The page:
We’re all over the map today — from Bangladesh to London, Borneo to France (and the omnipresent Google), Cool Green Morning covers the globe to bring you the top green links of the day.
- What’s a low-carbon zone? And how will such zones help London reduce it’s overall carbon output? Environmental Leader explains the new system, which should help the UK meet it’s recently launched goal of reducing emissions by 10 percent.
- Meanwhile, France is trying a different tactic to reduce carbon emissions — taxing individual household users per ton of CO2 emitted. The tax would start next year at a price of 14 euros ($20 dollars) per ton.
- Cooler heads prevail in Bangladesh, where the prime minister has mandated that male government employees should stop wearing suits, jackets and ties to work – all in the name of helping save energy by using less air conditioning.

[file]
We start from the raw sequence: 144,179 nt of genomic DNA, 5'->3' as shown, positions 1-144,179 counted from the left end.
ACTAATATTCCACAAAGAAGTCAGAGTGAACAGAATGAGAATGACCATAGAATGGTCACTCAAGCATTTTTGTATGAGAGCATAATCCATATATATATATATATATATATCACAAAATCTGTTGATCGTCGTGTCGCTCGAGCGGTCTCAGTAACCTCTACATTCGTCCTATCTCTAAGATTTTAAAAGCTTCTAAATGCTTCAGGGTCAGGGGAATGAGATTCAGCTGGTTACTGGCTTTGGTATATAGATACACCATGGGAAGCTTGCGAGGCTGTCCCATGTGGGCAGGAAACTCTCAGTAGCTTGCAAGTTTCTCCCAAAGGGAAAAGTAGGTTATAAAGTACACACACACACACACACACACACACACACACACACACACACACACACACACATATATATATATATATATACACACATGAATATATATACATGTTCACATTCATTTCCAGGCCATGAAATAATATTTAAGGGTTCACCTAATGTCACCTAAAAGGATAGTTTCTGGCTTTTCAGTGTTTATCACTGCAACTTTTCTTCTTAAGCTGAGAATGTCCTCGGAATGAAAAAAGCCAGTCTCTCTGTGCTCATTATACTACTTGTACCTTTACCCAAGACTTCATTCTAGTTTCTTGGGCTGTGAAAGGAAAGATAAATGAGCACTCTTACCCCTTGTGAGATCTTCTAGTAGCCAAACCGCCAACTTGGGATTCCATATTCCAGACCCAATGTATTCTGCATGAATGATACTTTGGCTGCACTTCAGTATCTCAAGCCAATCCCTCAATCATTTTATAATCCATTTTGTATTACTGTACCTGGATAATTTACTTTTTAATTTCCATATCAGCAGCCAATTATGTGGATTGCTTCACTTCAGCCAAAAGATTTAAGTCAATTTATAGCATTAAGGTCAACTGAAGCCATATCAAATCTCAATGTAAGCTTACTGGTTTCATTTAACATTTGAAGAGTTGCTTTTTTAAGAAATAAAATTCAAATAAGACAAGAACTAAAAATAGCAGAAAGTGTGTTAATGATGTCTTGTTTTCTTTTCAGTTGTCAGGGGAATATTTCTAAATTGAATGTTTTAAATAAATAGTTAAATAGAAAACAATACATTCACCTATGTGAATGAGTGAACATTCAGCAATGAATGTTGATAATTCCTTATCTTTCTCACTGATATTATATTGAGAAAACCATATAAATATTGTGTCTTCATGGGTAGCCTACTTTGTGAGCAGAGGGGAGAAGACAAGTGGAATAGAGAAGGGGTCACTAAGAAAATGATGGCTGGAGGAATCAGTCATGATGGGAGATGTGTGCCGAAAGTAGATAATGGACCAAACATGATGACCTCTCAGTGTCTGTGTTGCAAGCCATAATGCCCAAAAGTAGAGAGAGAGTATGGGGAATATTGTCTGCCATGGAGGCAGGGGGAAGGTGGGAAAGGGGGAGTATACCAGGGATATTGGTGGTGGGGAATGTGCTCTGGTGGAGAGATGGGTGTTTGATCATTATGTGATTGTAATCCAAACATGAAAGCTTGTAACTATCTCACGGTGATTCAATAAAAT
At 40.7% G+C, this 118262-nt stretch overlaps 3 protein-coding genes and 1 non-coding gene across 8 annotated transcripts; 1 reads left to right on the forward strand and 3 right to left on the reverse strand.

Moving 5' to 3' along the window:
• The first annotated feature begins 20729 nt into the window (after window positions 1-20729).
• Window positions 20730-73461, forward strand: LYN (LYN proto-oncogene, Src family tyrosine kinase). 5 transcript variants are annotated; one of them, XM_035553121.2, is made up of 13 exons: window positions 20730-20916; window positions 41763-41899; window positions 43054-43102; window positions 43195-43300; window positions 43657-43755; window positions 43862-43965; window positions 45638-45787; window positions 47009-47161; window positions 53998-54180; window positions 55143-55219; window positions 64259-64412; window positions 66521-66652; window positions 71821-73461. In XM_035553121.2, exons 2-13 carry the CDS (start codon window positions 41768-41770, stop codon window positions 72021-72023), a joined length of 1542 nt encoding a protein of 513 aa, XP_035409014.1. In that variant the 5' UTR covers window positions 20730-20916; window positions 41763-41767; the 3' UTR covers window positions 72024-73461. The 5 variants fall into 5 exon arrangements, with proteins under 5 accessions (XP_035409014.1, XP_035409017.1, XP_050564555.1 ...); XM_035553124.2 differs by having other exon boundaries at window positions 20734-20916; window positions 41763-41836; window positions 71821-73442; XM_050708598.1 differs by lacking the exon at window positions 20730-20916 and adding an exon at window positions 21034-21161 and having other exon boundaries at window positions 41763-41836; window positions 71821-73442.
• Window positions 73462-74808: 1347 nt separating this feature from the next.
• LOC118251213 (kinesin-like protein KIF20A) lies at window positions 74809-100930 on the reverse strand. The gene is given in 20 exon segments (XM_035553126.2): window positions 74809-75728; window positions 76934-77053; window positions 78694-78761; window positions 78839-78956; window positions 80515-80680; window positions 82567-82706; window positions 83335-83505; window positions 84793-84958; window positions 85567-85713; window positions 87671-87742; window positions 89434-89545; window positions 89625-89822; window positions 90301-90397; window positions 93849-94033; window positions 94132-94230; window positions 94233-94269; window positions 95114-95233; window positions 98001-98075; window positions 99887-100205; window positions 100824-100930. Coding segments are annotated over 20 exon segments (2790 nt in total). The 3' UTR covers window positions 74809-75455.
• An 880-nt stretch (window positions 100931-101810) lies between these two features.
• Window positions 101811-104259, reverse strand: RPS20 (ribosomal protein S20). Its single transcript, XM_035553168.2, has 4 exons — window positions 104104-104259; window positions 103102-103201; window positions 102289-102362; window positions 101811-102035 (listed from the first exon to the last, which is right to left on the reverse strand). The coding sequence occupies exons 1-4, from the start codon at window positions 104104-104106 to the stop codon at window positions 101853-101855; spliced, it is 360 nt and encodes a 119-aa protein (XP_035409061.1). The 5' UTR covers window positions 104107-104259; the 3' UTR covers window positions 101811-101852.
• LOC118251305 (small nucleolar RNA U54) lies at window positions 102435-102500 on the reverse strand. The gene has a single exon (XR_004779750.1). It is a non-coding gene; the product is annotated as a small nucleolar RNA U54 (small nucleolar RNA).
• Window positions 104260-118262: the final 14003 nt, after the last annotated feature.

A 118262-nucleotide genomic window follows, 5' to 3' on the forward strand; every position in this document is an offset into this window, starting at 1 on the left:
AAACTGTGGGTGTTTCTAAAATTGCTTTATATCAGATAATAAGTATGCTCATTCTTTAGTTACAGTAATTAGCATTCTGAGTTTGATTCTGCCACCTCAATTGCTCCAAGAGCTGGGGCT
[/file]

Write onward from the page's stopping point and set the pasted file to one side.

- Google saves the day again. Researchers report that an algorithm similar to the one used by Google to rank web pages could help scientists identify which species extinctions will have the biggest impact on ecosystems.
- Flying lemurs, bearcats, orangutans and rat-eating plants face an uncertain future on the island of Borneo, where a plan to build 12 hydroelectric dams across the rainforests of Sarawak state is moving forward despite protests.
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Tags: algorithm, Bangladesh, bearcat, Borneo, CO2, flying lemur, France carbon tax, google, hydroelectirc power, low-carbon zone, oragnutan, rat-eating plant, reduce carbon emissions, Sarawak rainforest, Species extinction, species loss, UK 10:10 campaign